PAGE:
Loneliness is a Killer
Loneliness is a killer.
Not just a catch phrase but the considered opinion of the former Surgeon General of the USA who oversaw the work of 6,000 public health doctors. And this was not just a lockdown phenomenon! Back in 2017 Dr Vivek Murthy stated the detrimental effect of loneliness in the workplace on life expectancy was as bad as someone smoking 15 cigarettes every day.
Loneliness. At work. Is killing people.
This means there are likely to be people where you work who feel marginalised, inadequate, afraid, unpopular, insecure, uncool. People who doubt their sense of worth and who doubt their value in the sight of colleagues. People who feel on the outside. It may be you. But it may also be someone you work with.
Jesus tells us to love our neighbours as we love ourselves, and he explains that the neighbour of special significance is the person everyone passes by. For us as Jesus’ followers that means those in our vicinity who are living on the margins. Both in our home neighbourhood and also in our workplace.
In his 1997 book The R Factor Michael Schluter proposed five ways we can set about growing deeper relationships: Directness - face to face time not just SMS; Continuity - which means staying in touch over time, perhaps even through job changes; Common Purpose - in its most basic sense working together with people to achieve things but it can also include identifying common interests outside work; Multiplexity - recognising that everyone is more than just what they do, so start showing an interest in what they value outside work; Mutual Respect - not creating victim-dependency relationships but valuing people as equal in God’s sight and knowing your own value comes from your relationship with him rather than the number of re-tweets or likes you get.
In Covid times this may have an extra significance. If there are people you work with who feel lonely at work, how might those people feel in differing degrees of isolation?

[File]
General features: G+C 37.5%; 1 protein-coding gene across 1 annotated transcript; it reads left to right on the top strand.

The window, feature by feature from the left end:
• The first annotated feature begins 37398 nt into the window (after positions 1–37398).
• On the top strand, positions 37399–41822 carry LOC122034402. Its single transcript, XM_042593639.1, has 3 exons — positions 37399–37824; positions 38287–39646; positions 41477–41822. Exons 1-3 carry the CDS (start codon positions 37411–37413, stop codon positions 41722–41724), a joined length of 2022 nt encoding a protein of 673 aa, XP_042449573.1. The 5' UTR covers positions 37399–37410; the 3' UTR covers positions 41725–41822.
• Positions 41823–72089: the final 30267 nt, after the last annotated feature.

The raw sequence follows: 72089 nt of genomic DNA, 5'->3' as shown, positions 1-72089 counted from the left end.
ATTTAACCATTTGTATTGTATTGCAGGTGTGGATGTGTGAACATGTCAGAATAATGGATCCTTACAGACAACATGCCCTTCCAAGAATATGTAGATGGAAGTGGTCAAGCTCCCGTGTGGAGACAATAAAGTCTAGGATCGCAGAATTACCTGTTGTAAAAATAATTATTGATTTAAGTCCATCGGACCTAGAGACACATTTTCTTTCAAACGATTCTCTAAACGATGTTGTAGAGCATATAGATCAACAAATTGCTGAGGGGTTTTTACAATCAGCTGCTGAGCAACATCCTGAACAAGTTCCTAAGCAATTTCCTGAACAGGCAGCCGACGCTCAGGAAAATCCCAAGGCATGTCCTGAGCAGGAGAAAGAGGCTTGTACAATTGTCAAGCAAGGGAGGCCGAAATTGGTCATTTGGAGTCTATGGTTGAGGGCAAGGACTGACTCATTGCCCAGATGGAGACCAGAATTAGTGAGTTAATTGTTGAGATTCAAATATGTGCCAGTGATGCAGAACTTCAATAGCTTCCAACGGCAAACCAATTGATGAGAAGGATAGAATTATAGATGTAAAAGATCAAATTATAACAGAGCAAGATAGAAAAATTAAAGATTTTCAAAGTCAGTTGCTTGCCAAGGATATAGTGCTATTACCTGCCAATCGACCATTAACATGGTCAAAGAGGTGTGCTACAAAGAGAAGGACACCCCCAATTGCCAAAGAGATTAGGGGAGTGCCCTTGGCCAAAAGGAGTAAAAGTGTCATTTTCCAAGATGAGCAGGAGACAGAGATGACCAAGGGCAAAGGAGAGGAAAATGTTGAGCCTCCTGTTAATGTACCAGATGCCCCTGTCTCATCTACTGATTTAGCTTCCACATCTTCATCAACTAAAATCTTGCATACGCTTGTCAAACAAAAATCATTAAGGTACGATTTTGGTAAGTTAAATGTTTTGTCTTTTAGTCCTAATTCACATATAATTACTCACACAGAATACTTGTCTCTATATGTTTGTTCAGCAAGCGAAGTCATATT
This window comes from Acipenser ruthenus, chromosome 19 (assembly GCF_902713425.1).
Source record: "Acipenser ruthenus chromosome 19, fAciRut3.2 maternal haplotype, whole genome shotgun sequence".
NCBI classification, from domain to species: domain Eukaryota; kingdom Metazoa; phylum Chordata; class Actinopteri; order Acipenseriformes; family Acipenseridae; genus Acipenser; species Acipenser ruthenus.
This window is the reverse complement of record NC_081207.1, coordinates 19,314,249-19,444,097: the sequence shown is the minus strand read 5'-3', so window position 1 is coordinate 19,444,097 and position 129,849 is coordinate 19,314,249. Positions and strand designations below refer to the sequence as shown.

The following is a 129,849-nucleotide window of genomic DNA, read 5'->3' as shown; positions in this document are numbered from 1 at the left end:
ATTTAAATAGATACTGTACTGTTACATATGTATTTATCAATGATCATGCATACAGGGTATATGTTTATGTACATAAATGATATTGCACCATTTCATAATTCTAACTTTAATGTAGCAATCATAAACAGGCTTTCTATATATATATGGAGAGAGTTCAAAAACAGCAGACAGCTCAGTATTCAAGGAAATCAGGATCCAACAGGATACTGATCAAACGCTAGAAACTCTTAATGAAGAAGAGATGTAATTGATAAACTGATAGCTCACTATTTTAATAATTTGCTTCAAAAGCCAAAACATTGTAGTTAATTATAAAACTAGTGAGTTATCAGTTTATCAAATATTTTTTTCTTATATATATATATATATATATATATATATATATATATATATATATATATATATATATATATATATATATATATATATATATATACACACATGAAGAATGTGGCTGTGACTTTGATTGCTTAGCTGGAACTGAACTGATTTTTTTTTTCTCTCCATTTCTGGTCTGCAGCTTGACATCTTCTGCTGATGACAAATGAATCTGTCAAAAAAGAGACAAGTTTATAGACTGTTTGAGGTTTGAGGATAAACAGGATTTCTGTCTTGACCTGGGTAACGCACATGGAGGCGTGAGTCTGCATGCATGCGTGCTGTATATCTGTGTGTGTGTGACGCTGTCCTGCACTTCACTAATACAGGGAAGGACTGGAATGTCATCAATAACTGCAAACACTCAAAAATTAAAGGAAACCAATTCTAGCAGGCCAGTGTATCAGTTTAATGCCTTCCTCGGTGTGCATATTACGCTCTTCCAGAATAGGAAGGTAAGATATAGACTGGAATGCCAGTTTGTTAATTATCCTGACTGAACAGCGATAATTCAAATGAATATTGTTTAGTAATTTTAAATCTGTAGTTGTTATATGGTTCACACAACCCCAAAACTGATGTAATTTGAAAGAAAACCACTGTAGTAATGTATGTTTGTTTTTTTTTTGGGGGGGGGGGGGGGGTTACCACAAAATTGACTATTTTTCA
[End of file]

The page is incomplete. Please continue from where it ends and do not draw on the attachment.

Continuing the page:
As you read this please pray that the Lord God might put in your mind people that you can reach out to who may be suffering more than you in their isolation. Not a social-distance-violating reach out, but a ‘hi’ on social media; a determination to chat rather than just email; a question before a zoom call gets going asking how life/family/home is. Pray for wisdom. Do not believe the world’s myths that people are only there for what you can get from them. Do not believe your heart’s myths, that you are the centre of everything.
To turn your attention away from yourself and to invest in the interests, passions and needs of others is to deliberately act against the self-absorption of pride which C S Lewis described as The Great Sin.
Actively loving your neighbour is not only a social thing, it is also deeply spiritual. It is reflective of the absolute nature of our God, not some distant disinterested being nor some abstract force, but the God who is three-in-one, the God who is love, the God who is personal, the God who brings our species into being just so we can have the delight of knowing him. We are created for relationship, we are created to be loved. Loneliness is the very antithesis of human design. As we reach out to love a neighbour in the time of Covid-19, or just in the routine of working life, we become actively involved in ministering the grace of God to his creation.
Written by Tim Vickers, June 2020
(photo credit: Etienne Boulanger, Unsplash)